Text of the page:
The exclusion covers gifts that you make to each person each year. Therefore, if you have three children, you can transfer a total of $45,000 to them this year (and next year) free of federal gift taxes. If the only gifts made during the year are excluded in this way, there’s no need to file a federal gift tax return. If annual gifts exceed $15,000, the exclusion covers the first $15,000 and only the excess is taxable. Further, even taxable gifts may result in no gift tax liability thanks to the unified credit (discussed below).

Note: this discussion isn’t relevant to gifts made from one […]

By |October 1st, 2019|child, gift tax|0 Comments

The Chances of an IRS Audit are Low, But Business Owners Should be Prepared

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Many business owners ask: How can I avoid an IRS audit? The good news is that the odds against being audited are in your favor. In fiscal year 2018, the IRS audited approximately 0.6% of individuals. Businesses, large corporations and high-income individuals are more likely to be audited but, overall, audit rates are historically low.

There’s no 100% guarantee that you won’t be picked for an audit, because some tax returns are chosen randomly. However, completing your returns in a timely and accurate fashion with our firm certainly works in your favor. And it helps to know what might catch the attention of the IRS.

Audit red flags

A variety of tax-return entries may raise red flags with the IRS and may lead to an audit. Here are a few examples:

  • Significant inconsistencies between previous years’ filings and your most current filing,
  • Gross profit margin or expenses markedly different from those of other businesses in your industry, and
  • Miscalculated or unusually high deductions.

Certain types of deductions may be questioned by the IRS because there are strict record-keeping requirements for them • for example, auto and travel expense deductions. In addition, an owner-employee salary that’s inordinately higher or […]

By |September 30th, 2019|audit, business, irs|0 Comments

Does Your Team Know the Profitability Game Plan?

coach drawing a tactics

Autumn brings falling leaves and … the gridiron. Football teams — from high school to pro — are trying to put as many wins on the board as possible to make this season a special one.

For business owners, sports can highlight important lessons about profitability. One in particular is that you and your coaches must learn from your mistakes and adjust your game plan accordingly to have a winning year.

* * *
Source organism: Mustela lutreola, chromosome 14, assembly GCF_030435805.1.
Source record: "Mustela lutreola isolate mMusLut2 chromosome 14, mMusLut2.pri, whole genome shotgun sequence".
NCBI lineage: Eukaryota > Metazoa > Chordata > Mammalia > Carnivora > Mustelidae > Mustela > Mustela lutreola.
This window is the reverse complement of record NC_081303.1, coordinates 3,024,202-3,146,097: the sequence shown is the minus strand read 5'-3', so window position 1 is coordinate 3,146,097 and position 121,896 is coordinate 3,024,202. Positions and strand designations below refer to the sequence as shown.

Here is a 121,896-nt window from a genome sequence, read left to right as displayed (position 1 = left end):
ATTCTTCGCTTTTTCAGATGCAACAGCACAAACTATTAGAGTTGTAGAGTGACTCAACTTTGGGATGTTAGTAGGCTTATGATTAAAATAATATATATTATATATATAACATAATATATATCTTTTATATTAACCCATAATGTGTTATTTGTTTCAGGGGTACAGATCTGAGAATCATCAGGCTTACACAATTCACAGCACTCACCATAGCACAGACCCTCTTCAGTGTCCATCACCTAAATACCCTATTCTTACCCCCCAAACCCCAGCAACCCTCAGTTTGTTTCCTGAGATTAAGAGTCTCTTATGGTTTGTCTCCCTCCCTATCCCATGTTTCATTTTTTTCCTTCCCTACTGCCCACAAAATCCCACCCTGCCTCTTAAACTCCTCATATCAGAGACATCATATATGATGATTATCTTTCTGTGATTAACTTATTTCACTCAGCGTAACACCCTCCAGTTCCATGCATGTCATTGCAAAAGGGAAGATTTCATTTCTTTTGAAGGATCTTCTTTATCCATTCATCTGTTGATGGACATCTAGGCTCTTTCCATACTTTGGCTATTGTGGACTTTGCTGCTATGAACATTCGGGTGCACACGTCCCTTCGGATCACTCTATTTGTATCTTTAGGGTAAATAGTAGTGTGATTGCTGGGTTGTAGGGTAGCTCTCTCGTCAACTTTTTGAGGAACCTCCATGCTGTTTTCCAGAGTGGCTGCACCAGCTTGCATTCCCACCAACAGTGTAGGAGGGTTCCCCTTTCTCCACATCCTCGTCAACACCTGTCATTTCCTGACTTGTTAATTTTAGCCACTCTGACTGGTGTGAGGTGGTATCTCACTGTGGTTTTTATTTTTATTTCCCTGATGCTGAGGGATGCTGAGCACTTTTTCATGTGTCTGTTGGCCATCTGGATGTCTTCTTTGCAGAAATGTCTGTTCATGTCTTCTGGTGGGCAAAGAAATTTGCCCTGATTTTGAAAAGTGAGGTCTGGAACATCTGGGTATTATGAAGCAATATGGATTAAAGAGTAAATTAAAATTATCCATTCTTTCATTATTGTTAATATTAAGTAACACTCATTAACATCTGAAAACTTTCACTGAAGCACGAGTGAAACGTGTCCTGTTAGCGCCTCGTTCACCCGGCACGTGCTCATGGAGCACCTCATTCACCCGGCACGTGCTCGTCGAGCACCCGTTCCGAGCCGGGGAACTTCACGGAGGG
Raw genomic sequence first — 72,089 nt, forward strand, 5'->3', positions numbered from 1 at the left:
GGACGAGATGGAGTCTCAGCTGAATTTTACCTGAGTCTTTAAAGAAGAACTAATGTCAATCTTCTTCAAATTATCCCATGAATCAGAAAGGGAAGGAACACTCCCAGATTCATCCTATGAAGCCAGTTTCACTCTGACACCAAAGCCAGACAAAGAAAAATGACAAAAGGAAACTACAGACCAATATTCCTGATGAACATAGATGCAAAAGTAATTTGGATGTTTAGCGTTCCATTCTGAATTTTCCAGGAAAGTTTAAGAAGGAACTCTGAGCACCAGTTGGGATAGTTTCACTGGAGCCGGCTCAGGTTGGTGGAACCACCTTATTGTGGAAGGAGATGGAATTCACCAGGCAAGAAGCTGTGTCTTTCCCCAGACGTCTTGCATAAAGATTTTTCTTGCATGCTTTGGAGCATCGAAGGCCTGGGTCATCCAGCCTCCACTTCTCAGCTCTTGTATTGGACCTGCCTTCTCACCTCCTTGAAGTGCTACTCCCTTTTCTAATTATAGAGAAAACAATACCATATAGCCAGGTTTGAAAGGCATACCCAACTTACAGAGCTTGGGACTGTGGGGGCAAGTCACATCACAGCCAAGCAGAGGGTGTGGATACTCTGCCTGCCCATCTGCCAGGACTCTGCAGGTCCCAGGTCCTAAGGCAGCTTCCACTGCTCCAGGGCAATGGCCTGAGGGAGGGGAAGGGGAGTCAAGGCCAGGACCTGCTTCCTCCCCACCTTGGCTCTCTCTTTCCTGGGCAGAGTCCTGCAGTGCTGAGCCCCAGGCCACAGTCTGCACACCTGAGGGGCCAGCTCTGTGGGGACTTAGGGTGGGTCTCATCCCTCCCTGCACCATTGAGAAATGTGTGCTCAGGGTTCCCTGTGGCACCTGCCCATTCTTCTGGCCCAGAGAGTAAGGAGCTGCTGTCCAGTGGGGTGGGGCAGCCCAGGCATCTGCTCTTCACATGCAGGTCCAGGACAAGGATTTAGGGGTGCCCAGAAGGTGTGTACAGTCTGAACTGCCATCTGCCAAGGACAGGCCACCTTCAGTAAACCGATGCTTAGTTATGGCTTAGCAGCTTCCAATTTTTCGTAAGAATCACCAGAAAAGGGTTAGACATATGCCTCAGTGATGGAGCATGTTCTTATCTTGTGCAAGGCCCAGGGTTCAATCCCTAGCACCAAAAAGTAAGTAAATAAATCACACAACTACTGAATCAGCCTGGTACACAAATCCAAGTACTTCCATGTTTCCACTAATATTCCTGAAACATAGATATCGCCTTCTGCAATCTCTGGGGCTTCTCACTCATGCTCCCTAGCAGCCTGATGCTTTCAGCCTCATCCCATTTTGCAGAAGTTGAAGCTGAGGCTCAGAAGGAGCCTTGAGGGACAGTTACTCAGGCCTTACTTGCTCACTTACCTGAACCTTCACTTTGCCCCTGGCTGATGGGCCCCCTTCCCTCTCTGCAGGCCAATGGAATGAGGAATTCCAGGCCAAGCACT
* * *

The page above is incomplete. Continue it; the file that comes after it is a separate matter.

Spot the fumbles

More specifically, your business needs to identify the profit fumbles that are hurting your ability to score bottom-line touchdowns and, in response, execute earnings plays that improve the score. Doing so is always important but takes on added significance as the year winds down and you want to finish strong.

Your company’s earnings game plan should be based partly on strong strategic planning for the year and partly from uncovering and working to eliminate such profit fumbles as:

  • Employees interacting with customers poorly, giving a bad impression or providing inaccurate information,
  • Pricing strategies that turn off customers or bring in inadequate revenue, and
  • Supply chain issues that slow productivity.

Ask employees at all levels whether and where they see such fumbles. Then […]

By |September 27th, 2019|business, planning|0 Comments

When is Tax Due on Series EE Savings Bonds?

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You may have Series EE savings bonds that were bought many years ago. Perhaps you store them in a file cabinet or safe deposit box and rarely think about them. You may wonder how the interest you earn on EE bonds is taxed. And if they reach final maturity, you may need to take action to ensure there’s no loss of interest or unanticipated tax consequences.

Interest deferral

Series EE Bonds dated May 2005 and after earn a fixed rate of interest. Bonds purchased between May 1997 and April 30, 2005, earn a variable market-based rate of return.

Paper Series EE bonds were sold at half their face value. For example, if you own a $50 bond, you paid $25 for it. The bond isn’t worth its face value until it has matured. (The U.S. Treasury Department no longer issues EE bonds in paper form.) Electronic Series EE Bonds are sold at face value and are worth their full […]

By |September 25th, 2019|tax|0 Comments

How to Treat Your Business Website Costs for Tax Purposes

Young architects working on project in office

These days, most businesses need a website to remain competitive. It’s an easy decision to set one up and maintain it. But determining the proper tax treatment for the costs involved in developing a website isn’t so easy.

That’s because the IRS hasn’t released any official guidance on these costs yet. Consequently, you must apply existing guidance on other costs to the issue of website development costs.

Hardware and software

First, let’s look at the hardware you may need to operate a website. The costs involved fall under the standard rules for depreciable equipment. Specifically, once these assets are up and running, you can deduct 100% of the cost in the first year they’re placed in service (before 2023). This favorable treatment is allowed under the 100% first-year bonus depreciation break.

In later years, you can probably deduct 100% of these costs in the year the assets […]

By |September 24th, 2019|deduction, deductions, section 179|0 Comments